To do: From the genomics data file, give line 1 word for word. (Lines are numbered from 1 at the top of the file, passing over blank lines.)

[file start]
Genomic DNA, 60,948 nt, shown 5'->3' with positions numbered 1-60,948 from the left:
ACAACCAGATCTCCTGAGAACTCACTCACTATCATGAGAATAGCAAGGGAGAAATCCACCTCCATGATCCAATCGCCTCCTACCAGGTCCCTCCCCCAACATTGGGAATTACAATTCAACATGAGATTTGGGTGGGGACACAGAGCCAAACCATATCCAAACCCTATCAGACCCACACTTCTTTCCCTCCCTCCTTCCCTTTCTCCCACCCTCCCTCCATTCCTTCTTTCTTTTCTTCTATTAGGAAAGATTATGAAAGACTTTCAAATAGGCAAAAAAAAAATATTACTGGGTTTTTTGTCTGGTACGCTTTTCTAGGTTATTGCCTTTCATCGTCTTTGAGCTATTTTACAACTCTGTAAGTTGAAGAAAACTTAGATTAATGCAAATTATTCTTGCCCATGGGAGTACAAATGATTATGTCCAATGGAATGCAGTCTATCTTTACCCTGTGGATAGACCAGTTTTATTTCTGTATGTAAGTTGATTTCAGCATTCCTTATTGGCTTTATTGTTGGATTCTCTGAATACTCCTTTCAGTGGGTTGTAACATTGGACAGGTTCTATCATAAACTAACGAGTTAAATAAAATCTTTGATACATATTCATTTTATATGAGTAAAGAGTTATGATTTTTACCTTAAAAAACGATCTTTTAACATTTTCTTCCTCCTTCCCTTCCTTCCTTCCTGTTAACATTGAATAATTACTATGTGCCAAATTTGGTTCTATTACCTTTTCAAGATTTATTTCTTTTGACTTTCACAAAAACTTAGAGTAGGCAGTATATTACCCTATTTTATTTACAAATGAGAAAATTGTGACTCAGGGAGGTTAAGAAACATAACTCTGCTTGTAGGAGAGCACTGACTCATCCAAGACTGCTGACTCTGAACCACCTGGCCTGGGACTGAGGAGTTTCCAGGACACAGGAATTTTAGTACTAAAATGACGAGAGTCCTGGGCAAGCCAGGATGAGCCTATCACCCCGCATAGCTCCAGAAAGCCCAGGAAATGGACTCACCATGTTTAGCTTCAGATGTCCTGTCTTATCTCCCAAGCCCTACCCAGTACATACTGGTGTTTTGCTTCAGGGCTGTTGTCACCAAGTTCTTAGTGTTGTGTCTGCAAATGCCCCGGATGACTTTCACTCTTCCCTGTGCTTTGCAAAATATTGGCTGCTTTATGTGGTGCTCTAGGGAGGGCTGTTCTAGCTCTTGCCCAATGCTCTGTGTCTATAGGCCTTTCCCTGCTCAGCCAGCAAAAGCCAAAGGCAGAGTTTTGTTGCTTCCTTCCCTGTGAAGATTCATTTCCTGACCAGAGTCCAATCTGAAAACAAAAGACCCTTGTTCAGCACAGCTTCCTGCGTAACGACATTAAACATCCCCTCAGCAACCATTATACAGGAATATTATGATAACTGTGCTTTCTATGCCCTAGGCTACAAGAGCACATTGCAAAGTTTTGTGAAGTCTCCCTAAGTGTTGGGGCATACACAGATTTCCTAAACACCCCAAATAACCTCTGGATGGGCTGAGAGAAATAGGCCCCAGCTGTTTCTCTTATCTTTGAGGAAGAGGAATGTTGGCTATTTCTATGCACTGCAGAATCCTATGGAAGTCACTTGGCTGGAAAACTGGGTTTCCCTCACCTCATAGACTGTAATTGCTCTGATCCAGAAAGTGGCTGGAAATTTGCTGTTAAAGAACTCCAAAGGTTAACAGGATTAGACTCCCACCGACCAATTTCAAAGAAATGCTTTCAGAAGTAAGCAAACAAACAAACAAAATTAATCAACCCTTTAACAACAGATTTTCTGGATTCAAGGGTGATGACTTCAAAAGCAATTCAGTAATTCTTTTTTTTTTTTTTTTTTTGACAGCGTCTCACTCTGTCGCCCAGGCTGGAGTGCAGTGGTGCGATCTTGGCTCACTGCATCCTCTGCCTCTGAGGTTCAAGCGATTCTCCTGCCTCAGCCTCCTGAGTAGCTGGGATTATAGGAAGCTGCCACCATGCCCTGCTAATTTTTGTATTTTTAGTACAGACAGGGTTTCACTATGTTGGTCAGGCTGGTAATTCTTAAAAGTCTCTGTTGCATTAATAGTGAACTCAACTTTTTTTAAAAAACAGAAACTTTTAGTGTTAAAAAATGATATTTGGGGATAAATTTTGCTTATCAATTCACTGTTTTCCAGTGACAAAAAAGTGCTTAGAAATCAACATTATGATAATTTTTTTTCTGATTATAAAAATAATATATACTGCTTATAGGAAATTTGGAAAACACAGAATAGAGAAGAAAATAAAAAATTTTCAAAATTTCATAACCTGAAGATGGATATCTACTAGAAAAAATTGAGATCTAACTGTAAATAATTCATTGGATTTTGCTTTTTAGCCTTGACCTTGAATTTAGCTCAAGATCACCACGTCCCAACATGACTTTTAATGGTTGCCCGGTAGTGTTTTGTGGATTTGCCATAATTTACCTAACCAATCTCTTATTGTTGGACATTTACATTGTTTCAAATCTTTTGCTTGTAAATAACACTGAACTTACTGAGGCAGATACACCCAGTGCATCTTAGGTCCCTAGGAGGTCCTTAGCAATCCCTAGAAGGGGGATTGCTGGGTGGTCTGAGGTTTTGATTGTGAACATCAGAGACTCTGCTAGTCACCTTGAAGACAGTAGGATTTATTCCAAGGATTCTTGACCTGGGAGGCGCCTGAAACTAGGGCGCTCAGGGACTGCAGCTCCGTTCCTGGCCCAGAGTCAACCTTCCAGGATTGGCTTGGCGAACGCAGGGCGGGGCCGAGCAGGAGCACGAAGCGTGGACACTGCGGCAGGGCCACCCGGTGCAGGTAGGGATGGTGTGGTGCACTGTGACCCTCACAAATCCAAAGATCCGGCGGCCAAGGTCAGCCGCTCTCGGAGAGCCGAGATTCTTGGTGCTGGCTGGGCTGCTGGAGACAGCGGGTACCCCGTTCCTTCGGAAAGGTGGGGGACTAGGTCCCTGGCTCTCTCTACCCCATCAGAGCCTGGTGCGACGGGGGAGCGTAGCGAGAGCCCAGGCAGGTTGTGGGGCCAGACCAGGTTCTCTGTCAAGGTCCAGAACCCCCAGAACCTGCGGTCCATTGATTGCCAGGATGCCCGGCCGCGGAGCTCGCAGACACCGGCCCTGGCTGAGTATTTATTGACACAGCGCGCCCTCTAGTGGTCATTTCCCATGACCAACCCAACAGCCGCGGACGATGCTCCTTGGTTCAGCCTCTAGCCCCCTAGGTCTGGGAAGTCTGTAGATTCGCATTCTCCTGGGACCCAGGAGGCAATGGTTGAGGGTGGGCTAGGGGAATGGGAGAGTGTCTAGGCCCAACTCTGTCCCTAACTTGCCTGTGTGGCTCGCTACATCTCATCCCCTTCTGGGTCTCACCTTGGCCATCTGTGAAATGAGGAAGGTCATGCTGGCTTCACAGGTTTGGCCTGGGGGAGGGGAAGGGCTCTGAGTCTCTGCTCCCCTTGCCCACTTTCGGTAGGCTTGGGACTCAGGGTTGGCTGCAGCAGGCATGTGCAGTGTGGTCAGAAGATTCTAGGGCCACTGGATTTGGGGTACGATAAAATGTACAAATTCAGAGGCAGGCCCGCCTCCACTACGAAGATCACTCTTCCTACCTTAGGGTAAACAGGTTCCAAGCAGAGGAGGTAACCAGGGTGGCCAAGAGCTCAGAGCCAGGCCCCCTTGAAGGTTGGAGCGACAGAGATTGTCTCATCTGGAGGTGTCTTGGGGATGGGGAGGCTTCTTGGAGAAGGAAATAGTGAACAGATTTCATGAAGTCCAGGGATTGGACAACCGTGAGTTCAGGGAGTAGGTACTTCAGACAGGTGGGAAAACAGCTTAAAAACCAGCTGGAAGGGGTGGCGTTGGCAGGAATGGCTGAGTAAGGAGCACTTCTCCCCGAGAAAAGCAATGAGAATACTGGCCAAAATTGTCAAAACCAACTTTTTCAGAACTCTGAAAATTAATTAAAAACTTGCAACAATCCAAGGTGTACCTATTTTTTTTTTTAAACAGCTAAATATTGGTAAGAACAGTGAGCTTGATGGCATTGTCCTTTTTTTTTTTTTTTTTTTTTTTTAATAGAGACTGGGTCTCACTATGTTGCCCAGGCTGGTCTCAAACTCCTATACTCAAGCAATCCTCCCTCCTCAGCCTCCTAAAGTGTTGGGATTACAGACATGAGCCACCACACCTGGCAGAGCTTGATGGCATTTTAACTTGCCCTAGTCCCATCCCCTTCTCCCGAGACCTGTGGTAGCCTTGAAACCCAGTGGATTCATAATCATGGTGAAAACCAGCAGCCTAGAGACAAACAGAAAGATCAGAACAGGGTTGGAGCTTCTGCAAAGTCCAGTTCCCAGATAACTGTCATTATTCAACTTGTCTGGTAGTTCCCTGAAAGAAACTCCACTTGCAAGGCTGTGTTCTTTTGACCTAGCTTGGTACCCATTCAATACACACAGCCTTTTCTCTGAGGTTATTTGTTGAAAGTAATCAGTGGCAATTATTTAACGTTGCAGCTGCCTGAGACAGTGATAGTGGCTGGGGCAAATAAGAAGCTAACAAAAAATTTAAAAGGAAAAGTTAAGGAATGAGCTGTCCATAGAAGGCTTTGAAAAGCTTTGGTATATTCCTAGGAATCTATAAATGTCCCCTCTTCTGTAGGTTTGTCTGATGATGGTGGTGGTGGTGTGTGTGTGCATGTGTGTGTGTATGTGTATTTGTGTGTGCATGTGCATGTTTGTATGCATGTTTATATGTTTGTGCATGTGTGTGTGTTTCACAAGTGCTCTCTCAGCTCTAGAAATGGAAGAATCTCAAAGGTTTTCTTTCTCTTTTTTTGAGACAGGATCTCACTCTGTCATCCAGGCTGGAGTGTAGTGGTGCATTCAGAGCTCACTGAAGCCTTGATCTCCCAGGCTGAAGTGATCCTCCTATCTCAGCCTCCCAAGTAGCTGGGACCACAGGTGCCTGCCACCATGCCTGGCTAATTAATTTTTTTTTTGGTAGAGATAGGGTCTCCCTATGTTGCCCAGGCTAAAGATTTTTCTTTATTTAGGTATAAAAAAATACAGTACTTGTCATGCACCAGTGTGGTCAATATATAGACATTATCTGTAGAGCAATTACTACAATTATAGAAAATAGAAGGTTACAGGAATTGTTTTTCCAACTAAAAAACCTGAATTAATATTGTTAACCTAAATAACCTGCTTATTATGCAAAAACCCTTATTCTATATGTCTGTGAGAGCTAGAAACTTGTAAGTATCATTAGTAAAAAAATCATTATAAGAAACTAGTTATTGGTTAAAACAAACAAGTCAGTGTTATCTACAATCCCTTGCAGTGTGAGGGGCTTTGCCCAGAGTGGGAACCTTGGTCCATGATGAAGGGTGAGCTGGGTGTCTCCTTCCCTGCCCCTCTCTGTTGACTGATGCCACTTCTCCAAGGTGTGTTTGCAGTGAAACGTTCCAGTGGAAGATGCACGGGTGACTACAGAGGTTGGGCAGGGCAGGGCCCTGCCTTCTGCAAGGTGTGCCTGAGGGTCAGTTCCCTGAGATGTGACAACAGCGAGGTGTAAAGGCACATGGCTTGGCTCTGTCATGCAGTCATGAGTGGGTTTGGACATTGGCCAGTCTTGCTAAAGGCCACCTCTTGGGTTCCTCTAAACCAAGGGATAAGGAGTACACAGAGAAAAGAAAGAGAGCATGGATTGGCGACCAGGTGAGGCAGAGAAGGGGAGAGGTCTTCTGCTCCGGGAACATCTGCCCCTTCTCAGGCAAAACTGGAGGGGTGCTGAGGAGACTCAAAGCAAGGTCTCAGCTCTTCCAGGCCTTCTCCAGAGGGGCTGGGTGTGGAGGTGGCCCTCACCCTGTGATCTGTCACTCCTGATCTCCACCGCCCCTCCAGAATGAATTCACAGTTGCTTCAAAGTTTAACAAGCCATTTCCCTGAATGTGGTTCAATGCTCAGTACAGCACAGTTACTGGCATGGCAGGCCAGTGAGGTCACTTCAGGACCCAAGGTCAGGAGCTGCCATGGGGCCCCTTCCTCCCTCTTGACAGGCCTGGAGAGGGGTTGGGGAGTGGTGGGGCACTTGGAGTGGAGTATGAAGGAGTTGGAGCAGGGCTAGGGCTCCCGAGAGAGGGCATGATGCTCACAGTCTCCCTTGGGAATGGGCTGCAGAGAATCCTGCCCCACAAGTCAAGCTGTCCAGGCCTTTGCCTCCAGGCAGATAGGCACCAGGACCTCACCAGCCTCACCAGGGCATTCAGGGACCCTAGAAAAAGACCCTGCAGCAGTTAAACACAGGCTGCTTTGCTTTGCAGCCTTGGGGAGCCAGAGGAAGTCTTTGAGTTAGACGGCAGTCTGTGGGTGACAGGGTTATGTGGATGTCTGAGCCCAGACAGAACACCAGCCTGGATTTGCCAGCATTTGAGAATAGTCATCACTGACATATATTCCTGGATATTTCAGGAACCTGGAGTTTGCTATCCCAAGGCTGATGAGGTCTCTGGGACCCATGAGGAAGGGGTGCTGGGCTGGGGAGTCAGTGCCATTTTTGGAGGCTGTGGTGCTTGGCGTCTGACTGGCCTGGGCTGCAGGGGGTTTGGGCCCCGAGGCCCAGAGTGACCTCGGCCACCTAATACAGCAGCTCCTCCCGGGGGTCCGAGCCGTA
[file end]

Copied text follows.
Genomic DNA, 60,948 nt, shown 5'->3' with positions numbered 1-60,948 from the left: